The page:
In an earlier Blog – Part I of this series – I explained that as tempting as it may be for an entrepreneur to take money from an overzealous investor at a scary high valuation, in the long run the wise entrepreneur doesn’t take on an investor at price that doesn’t pass the blush test. Taking on investors at such prices today can make raising more money from more sophisticated investors in the future more difficult and often impossible. In this installment, my focus will be on a couple of other situations where judging an investment proposal solely by how high the face valuation is can be a mistake; other situations where sometimes less can indeed be more.
First, there is what I think of as the “Midas Touch” exception to the selling high is always best rule. This situation occurs when multiple investors offer different prices for a deal. Say, “C-List Ventures” offers a $5 million pre-money valuation while “A List Ventures” offers $4 million pre-money. Assuming for purposes of the example that both firms earned their place in the Venture Capital pecking order, there is a good chance the $4 million offer from A-List is the better deal, despite the lower price. Because in terms of form (reputation) and/or substance (real capabilities) the A-List firm is almost certainly bringing a lot more value beyond just capital to the deal than the C-List firm. Getting the right A List firm behind you can making raising the next round – or even getting to the exit – easier and more profitable (i) just because they are in the deal and/or (ii) because they have superior value add capabilities (networks, experience, etc.).
The Midas Touch exception can be tricky in application. Its not always certain that an A-List investor will bring more to a specific deal than a C-List investor (though reputation alone is almost always a plus). And value add distinctions are not always as big as “A-List” “C-List” examples might suggest: a particular C List firm might not have very broad capabilities, but may have just the exact such capability your deal needs. But the Midas Touch exception is very real, and entrepreneurs that don’t evaluate competing offers with it in mind can make big, unnecessary mistakes.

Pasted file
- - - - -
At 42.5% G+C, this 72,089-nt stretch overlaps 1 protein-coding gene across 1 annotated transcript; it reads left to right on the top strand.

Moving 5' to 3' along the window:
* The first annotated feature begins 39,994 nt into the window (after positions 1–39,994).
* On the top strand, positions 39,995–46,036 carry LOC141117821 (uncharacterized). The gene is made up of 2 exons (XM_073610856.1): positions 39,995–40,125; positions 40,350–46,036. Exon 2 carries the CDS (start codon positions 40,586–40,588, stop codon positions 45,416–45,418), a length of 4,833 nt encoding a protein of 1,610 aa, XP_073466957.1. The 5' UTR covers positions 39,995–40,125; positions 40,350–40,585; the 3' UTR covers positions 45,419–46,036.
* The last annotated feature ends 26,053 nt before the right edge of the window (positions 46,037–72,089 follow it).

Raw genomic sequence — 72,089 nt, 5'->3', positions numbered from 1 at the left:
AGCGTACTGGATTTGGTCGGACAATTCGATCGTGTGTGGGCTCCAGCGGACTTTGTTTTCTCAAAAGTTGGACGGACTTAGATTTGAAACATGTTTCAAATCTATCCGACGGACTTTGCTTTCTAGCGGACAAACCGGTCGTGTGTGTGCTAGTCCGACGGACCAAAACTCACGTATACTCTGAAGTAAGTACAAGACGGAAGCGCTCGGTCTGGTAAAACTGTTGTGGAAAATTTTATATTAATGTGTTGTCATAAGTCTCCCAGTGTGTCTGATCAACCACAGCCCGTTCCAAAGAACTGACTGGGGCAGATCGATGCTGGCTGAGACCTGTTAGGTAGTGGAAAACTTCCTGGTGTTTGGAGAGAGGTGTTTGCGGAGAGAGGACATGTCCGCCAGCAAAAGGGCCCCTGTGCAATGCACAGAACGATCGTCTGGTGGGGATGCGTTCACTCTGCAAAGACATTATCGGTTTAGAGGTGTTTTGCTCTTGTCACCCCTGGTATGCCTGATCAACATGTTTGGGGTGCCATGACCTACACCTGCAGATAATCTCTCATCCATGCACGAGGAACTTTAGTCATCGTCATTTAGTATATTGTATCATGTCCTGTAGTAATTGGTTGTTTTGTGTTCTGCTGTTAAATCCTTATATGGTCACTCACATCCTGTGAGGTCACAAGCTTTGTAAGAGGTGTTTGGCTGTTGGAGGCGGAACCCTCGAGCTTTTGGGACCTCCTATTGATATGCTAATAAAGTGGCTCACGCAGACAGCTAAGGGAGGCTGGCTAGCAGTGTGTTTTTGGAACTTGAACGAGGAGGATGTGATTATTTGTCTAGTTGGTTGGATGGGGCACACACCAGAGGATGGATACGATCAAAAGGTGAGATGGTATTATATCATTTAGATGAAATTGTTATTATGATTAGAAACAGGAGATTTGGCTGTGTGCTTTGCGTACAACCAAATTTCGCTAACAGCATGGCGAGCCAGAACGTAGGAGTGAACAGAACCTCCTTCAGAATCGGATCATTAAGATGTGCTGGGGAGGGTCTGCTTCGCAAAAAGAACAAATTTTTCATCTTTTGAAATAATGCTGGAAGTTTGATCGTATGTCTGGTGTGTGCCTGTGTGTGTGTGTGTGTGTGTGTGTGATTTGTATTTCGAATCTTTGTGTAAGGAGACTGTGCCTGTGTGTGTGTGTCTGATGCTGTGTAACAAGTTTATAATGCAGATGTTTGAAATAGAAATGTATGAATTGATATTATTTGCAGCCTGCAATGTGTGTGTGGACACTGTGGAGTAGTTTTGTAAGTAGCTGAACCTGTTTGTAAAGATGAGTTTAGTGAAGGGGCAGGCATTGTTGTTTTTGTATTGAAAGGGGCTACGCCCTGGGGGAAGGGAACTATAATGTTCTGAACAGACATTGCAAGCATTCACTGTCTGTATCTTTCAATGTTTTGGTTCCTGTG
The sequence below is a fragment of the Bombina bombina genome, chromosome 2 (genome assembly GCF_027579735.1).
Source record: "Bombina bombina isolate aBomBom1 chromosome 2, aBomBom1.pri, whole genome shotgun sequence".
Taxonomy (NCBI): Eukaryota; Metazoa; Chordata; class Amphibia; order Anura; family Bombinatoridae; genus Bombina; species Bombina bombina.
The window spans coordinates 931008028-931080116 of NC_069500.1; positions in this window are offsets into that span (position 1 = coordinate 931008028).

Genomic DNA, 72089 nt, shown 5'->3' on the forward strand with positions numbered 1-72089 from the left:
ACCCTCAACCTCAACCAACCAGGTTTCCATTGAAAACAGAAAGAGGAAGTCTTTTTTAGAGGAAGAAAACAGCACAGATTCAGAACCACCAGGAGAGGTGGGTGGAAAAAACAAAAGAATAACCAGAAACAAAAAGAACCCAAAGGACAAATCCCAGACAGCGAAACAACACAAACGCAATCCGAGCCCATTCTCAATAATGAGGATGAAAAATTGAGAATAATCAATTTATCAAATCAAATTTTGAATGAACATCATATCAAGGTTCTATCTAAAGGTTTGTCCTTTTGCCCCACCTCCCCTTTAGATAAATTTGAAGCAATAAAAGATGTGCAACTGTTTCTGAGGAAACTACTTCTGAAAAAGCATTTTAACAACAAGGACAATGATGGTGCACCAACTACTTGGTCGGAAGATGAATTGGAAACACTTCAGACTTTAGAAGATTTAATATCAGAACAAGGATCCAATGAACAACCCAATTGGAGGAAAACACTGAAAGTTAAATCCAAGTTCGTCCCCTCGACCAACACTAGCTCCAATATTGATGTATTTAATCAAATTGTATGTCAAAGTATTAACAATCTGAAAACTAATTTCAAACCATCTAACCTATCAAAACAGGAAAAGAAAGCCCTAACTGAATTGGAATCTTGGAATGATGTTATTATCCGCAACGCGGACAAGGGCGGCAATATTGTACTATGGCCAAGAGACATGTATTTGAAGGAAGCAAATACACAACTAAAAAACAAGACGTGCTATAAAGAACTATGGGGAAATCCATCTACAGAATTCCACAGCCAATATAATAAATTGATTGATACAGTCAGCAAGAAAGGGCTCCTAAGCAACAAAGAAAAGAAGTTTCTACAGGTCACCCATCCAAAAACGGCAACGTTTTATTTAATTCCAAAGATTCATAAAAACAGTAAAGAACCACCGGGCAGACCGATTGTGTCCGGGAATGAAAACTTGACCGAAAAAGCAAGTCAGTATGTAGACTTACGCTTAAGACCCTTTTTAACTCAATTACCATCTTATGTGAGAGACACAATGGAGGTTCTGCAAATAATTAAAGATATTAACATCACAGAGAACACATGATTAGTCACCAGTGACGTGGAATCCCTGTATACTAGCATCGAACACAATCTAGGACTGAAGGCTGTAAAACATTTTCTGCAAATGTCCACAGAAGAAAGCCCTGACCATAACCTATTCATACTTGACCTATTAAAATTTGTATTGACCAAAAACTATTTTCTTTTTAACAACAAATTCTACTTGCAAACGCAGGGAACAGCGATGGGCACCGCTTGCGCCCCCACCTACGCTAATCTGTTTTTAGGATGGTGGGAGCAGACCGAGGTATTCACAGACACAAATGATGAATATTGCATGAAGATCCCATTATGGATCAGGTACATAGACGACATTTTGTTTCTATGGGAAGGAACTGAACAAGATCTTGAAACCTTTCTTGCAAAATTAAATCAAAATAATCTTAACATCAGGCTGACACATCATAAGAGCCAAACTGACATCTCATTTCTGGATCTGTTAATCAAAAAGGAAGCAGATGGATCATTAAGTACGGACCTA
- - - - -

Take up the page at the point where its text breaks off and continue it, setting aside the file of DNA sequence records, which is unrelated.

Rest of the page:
Besides factors relating to who is doing the bidding that can make a lower price a better deal for the entrepreneur/seller, there are complications relating to the deal itself. Call it the “Fine Print” exception. An offer at $4 million pre-money can be worth less than an offer at $3 million pre- money depending on the other terms of each offer. For example, if the $4 million offer includes ratchet anti-dilution protection, cumulative dividends and fully participating preferred stock, a $3 million offer with weak formula anti-dilution protection, no cumulative dividends and non-participating preferred stock might, in total, be the better deal despite its lower “face value.” The bottom line? You have to read – and understand – the often arcane details of a term sheet before you can place a discount (or premium) on the face value of the price offered.
Figuring out what your startup is worth is hard to do (though it helps to start at least with the notion that it is worth no more than a willing buyer will pay). Some offers are just too good: if not too good to be true, still too good to be accepted, as explained in the earlier post about the Over Zealous Investor rule. Others (the Midas Touch scenario) are difficult to compare because of differences in the value add metrics of the groups making the respective offers. And finally, the Fine Print exception illustrates how when it comes to valuation the devil can be and often is in the details. While the best investor is quite often the one that offers the highest valuation, that is not always the case. Sometimes less is better than more.